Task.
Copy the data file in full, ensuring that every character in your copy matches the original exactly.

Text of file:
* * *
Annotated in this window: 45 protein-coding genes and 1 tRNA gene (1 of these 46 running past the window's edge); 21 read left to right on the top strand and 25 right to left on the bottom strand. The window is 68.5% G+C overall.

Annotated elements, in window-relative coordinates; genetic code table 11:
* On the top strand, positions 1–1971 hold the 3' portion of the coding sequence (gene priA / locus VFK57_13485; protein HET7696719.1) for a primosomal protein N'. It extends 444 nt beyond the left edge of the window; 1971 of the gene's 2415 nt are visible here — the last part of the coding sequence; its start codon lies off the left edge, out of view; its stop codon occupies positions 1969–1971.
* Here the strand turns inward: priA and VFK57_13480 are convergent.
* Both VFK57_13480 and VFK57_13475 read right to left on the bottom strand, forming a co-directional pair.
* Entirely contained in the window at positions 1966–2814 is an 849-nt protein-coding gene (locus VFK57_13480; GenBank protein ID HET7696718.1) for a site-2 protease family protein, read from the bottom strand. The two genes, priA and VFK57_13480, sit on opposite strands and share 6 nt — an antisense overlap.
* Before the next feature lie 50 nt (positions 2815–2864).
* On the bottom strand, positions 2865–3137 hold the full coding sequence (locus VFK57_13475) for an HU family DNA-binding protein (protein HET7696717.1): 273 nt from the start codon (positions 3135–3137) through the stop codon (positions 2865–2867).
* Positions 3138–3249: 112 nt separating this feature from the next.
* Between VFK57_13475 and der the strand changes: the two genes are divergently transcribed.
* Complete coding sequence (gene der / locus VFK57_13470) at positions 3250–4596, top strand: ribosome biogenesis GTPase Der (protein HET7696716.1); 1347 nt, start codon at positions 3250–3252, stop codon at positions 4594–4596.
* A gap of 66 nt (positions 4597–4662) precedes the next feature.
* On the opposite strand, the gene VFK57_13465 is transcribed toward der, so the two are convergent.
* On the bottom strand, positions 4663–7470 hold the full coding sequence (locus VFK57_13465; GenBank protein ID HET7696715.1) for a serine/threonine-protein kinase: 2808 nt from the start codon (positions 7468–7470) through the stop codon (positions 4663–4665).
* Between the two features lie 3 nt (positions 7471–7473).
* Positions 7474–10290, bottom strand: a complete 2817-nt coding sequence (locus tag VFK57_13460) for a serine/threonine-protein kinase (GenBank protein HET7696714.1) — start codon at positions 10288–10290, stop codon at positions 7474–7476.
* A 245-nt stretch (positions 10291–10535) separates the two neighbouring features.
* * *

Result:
Annotated in this window: 45 protein-coding genes and 1 tRNA gene (1 of these 46 running past the window's edge); 21 read left to right on the top strand and 25 right to left on the bottom strand. The window is 68.5% G+C overall.

Annotated elements, in window-relative coordinates; genetic code table 11:
* On the top strand, positions 1–1971 hold the 3' portion of the coding sequence (gene priA / locus VFK57_13485; protein HET7696719.1) for a primosomal protein N'. It extends 444 nt beyond the left edge of the window; 1971 of the gene's 2415 nt are visible here — the last part of the coding sequence; its start codon lies off the left edge, out of view; its stop codon occupies positions 1969–1971.
* Here the strand turns inward: priA and VFK57_13480 are convergent.
* Both VFK57_13480 and VFK57_13475 read right to left on the bottom strand, forming a co-directional pair.
* Entirely contained in the window at positions 1966–2814 is an 849-nt protein-coding gene (locus VFK57_13480; GenBank protein ID HET7696718.1) for a site-2 protease family protein, read from the bottom strand. The two genes, priA and VFK57_13480, sit on opposite strands and share 6 nt — an antisense overlap.
* Before the next feature lie 50 nt (positions 2815–2864).
* On the bottom strand, positions 2865–3137 hold the full coding sequence (locus VFK57_13475) for an HU family DNA-binding protein (protein HET7696717.1): 273 nt from the start codon (positions 3135–3137) through the stop codon (positions 2865–2867).
* Positions 3138–3249: 112 nt separating this feature from the next.
* Between VFK57_13475 and der the strand changes: the two genes are divergently transcribed.
* Complete coding sequence (gene der / locus VFK57_13470) at positions 3250–4596, top strand: ribosome biogenesis GTPase Der (protein HET7696716.1); 1347 nt, start codon at positions 3250–3252, stop codon at positions 4594–4596.
* A gap of 66 nt (positions 4597–4662) precedes the next feature.
* On the opposite strand, the gene VFK57_13465 is transcribed toward der, so the two are convergent.
* On the bottom strand, positions 4663–7470 hold the full coding sequence (locus VFK57_13465; GenBank protein ID HET7696715.1) for a serine/threonine-protein kinase: 2808 nt from the start codon (positions 7468–7470) through the stop codon (positions 4663–4665).
* Between the two features lie 3 nt (positions 7471–7473).
* Positions 7474–10290, bottom strand: a complete 2817-nt coding sequence (locus tag VFK57_13460) for a serine/threonine-protein kinase (GenBank protein HET7696714.1) — start codon at positions 10288–10290, stop codon at positions 7474–7476.
* A 245-nt stretch (positions 10291–10535) separates the two neighbouring features.